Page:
The ISTA Connect programme is all about creating diverse theatre experiences that recognise and value place and people of difference.
What a crazed rush of images, emotions, questions, moments of awe and wonder. And a deep privilege to have been part of this noble experiment bringing together an inclusive group of Khmer artists, ISTA artists and local students to connect, renew and regenerate. The memories are part of me now, part of my understanding of a recovering culture, part of my passionate belief in the power of theatre to challenge, heal and transform. Theatre as an alternative dialogue that allows us to speak and witness the unspeakable and the unforgettable.
Firstly, thanks and respect to Dinos for his alchemy as creative director, Lizzie for her brilliant weaving of the programme to ensure high quality learning experiences and theatre content, to Keriann for her unfathomable energies, lightness of being and scrupulous attention to detail. To the inspirational team of artists, their smiles and artistry but also their voices of peace and reconciliation in a still troubled and scarred society emerging from the ashes of the Killing Fields. And to our brilliant young translators who tirelessly both translated and contributed to the artistic processes.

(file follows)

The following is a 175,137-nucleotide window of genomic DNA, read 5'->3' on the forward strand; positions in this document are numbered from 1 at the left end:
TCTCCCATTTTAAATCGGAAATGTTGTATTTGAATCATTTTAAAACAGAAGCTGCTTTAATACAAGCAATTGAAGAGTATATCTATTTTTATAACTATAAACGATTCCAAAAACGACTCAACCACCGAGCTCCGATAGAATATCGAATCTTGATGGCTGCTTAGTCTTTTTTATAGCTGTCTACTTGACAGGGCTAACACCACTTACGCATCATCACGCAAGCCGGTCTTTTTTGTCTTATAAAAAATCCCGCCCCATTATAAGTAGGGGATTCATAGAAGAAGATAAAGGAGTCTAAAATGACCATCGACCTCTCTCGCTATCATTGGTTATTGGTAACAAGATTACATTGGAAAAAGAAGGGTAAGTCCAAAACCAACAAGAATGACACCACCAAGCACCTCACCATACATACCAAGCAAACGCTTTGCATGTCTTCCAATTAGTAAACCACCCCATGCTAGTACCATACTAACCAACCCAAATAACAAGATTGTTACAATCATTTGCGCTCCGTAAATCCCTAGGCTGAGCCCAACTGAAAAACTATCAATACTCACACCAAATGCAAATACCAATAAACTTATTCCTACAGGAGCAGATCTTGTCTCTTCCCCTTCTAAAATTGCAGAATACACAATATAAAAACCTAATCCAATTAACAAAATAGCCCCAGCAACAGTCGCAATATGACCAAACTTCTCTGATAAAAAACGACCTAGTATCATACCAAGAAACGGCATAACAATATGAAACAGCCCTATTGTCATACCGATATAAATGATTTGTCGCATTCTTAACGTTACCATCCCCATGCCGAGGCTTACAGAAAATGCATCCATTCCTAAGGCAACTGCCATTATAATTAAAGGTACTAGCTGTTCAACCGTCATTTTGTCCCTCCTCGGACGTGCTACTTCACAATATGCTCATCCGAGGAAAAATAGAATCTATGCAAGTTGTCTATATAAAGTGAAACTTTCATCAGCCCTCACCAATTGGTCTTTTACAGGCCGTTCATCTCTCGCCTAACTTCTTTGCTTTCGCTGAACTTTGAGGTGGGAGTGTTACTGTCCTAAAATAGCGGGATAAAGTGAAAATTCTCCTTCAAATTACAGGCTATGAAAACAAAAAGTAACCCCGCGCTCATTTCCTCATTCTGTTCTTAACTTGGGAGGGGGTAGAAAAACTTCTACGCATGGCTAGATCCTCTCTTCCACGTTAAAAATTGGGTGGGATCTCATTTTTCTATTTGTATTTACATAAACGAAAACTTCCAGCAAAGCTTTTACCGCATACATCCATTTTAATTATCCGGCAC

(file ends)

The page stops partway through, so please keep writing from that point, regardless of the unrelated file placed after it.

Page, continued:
Diversity is the social engine of creativity and the picture above says it all for me. I lecture and workshop about this stuff and the ISTA Connect programme is all about creating diverse theatre experiences that recognise and value place and people of difference. But the experience of working in a highly diverse group for the first two days of my time in Phnom Penh, as we prepared for the festival, was mind-blowing.